nullify

[nuhl-uh-fahy]
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verb (used with object), nul·li·fied, nul·li·fy·ing.
  1. to render or declare legally void or inoperative: to nullify a contract.
  2. to deprive (something) of value or effectiveness; make futile or of no consequence.

Origin of nullify

First recorded in 1585–95, nullify is from the Late Latin word nūllificāre to despise. See nulli-, -fy
Related formsnul·li·fi·er, nounre·nul·li·fy, verb (used with object), re·nul·li·fied, re·nul·li·fy·ing.un·nul·li·fied, adjective

Synonyms for nullify

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Dictionary.com Unabridged Based on the Random House Unabridged Dictionary, © Random House, Inc. 2018


Examples from the Web for nullify

Contemporary Examples of nullify

Historical Examples of nullify

  • The ray does more than nullify gravity—can be made to reverse gravity!

  • Nor did he try to gloss over or strive to nullify his own dishonorable actions.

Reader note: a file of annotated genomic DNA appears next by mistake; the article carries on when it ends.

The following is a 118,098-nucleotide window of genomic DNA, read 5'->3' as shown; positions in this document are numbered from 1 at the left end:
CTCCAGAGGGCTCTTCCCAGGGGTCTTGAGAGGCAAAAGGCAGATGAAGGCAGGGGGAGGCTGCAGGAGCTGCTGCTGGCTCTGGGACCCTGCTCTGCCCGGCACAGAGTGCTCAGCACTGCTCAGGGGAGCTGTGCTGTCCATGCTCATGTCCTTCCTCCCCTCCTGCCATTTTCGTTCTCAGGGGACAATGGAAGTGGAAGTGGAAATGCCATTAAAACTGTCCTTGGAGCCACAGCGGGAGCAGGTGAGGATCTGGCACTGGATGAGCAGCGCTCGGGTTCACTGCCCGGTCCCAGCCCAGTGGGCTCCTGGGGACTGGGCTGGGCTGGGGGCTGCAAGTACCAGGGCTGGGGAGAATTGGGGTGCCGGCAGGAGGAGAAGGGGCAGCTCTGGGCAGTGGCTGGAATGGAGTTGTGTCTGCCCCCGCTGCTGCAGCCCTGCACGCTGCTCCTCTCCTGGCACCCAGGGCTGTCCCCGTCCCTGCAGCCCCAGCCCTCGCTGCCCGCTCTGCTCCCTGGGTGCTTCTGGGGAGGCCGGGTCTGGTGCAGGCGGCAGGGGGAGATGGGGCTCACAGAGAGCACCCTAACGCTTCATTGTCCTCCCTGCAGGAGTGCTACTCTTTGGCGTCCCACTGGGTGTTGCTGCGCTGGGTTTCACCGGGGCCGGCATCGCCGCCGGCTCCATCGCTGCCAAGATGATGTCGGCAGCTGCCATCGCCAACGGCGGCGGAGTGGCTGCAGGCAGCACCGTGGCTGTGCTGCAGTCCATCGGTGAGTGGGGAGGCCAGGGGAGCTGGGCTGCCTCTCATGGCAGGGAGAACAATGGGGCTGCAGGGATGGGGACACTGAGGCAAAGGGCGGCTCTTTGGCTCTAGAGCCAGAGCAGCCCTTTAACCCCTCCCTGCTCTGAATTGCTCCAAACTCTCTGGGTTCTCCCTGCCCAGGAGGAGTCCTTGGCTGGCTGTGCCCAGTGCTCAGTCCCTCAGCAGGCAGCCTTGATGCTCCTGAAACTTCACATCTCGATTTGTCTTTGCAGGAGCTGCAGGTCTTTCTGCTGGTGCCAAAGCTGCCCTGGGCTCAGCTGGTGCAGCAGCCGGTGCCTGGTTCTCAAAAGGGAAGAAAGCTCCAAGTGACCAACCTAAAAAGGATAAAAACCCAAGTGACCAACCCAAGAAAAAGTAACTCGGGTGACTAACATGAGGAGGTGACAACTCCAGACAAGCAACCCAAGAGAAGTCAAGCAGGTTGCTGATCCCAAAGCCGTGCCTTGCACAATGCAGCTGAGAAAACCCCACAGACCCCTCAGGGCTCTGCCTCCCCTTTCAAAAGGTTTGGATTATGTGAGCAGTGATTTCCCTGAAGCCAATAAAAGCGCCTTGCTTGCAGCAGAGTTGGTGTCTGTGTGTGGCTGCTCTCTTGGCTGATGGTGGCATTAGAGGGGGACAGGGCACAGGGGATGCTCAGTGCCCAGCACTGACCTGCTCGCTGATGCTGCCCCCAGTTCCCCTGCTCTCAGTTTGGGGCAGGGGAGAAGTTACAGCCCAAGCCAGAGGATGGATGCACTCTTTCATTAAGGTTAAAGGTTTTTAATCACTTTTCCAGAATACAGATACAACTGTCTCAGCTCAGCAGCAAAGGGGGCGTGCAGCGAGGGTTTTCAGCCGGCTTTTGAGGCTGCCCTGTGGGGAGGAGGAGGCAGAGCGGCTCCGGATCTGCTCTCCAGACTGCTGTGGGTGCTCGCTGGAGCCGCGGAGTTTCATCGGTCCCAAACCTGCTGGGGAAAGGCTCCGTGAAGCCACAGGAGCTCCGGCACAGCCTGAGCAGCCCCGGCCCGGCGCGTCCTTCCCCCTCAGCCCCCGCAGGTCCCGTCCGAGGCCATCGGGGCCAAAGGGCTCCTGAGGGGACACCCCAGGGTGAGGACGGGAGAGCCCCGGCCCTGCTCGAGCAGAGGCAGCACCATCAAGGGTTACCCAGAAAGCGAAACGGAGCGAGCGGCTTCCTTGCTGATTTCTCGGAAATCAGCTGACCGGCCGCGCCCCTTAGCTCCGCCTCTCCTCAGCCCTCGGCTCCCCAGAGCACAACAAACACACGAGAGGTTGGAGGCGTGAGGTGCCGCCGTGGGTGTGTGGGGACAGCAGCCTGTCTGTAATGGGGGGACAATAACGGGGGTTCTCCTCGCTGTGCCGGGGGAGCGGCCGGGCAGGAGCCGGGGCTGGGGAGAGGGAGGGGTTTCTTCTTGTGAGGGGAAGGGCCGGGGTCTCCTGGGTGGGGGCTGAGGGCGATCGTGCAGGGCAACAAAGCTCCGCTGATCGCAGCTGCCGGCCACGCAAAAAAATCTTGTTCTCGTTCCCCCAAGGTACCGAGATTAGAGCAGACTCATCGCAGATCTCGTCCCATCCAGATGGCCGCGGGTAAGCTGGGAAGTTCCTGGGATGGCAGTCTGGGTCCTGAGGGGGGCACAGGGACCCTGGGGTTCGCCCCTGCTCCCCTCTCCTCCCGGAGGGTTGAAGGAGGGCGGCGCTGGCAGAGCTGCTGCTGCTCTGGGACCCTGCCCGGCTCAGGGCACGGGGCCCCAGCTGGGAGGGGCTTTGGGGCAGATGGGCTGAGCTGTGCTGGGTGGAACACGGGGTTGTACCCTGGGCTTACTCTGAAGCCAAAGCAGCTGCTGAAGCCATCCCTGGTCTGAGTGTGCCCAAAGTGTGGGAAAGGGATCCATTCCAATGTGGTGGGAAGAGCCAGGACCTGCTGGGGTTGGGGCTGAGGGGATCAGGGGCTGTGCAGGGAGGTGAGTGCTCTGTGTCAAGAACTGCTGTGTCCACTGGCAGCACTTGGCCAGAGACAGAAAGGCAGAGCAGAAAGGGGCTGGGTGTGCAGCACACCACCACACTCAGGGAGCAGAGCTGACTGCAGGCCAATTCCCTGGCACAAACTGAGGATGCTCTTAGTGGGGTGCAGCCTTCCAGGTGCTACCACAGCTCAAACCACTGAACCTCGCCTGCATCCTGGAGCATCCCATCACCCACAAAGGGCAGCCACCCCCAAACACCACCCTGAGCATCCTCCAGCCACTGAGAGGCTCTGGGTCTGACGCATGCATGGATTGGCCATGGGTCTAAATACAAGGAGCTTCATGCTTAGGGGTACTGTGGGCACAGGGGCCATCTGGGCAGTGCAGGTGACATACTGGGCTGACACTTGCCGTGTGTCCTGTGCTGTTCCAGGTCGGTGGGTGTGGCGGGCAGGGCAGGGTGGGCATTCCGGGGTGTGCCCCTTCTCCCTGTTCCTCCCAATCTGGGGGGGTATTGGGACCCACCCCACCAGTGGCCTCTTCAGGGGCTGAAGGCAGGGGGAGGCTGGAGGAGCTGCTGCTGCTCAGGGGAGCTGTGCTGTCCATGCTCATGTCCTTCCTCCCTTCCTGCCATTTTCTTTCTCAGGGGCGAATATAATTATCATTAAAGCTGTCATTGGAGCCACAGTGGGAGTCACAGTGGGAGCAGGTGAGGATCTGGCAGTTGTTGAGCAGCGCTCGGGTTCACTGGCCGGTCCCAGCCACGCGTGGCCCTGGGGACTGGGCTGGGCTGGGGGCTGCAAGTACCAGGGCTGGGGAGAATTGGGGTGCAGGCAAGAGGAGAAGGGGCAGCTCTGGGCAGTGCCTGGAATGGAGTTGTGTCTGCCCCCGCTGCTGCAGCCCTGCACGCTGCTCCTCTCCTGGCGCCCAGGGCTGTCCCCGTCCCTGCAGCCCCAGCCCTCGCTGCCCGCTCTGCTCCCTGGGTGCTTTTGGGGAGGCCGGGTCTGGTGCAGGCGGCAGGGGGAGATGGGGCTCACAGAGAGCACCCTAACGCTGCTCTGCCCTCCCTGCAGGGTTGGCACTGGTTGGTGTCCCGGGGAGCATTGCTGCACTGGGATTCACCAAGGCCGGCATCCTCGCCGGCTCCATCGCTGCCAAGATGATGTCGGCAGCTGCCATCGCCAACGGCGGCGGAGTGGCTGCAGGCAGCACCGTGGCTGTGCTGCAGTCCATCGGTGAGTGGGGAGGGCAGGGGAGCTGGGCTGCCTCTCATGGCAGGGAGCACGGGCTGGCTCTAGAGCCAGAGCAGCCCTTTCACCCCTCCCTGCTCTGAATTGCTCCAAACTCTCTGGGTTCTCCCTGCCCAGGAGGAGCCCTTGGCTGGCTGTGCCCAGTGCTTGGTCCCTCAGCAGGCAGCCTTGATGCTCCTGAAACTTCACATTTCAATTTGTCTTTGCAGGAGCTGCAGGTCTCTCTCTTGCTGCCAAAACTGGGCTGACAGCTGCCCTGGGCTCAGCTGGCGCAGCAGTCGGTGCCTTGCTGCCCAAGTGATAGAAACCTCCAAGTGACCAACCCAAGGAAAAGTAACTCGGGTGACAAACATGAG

Garrison's Finish

    W. B. M. Ferguson

  • It was his duty to nullify this mutiny if he could, and therefore he turned to the men again.

    Turned Adrift

    Harry Collingwood

  • Nothing could nullify it, nothing could take it away; it was almost their belief in life.

    Sons and Lovers

    David Herbert Lawrence

  • Every means was taken to nullify the value of the "palladium of British liberty."


British Dictionary definitions for nullify

nullify

verb -fies, -fying or -fied (tr)
  1. to render legally void or of no effect
  2. to render ineffective or useless; cancel out
Derived Formsnullification, nounnullifier, noun

Word Origin for nullify

C16: from Late Latin nullificāre to despise, from Latin nullus of no account + facere to make
Collins English Dictionary - Complete & Unabridged 2012 Digital Edition © William Collins Sons & Co. Ltd. 1979, 1986 © HarperCollins Publishers 1998, 2000, 2003, 2005, 2006, 2007, 2009, 2012

Word Origin and History for nullify
v.

1590s, from Late Latin nullificare "to esteem lightly, despise," literally "to make nothing," from Latin nullus "not any" (see null) + root of facere "to make" (see factitious). Related: Nullified; nullifying.

Online Etymology Dictionary, © 2010 Douglas Harper